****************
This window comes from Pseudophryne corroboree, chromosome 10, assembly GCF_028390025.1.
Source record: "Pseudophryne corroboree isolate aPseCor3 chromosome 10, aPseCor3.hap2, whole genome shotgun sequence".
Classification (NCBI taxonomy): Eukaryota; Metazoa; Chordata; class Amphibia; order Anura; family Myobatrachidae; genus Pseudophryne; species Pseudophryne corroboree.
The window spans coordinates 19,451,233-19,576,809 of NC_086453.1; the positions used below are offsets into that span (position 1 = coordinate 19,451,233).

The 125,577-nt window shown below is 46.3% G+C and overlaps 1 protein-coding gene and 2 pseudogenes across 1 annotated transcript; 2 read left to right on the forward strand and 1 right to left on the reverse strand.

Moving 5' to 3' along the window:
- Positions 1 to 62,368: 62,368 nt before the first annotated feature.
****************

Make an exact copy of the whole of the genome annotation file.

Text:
This window comes from Pseudophryne corroboree, chromosome 10, assembly GCF_028390025.1.
Source record: "Pseudophryne corroboree isolate aPseCor3 chromosome 10, aPseCor3.hap2, whole genome shotgun sequence".
Classification (NCBI taxonomy): Eukaryota; Metazoa; Chordata; class Amphibia; order Anura; family Myobatrachidae; genus Pseudophryne; species Pseudophryne corroboree.
The window spans coordinates 19,451,233-19,576,809 of NC_086453.1; the positions used below are offsets into that span (position 1 = coordinate 19,451,233).

The 125,577-nt window shown below is 46.3% G+C and overlaps 1 protein-coding gene and 2 pseudogenes across 1 annotated transcript; 2 read left to right on the forward strand and 1 right to left on the reverse strand.

Moving 5' to 3' along the window:
- Positions 1 to 62,368: 62,368 nt before the first annotated feature.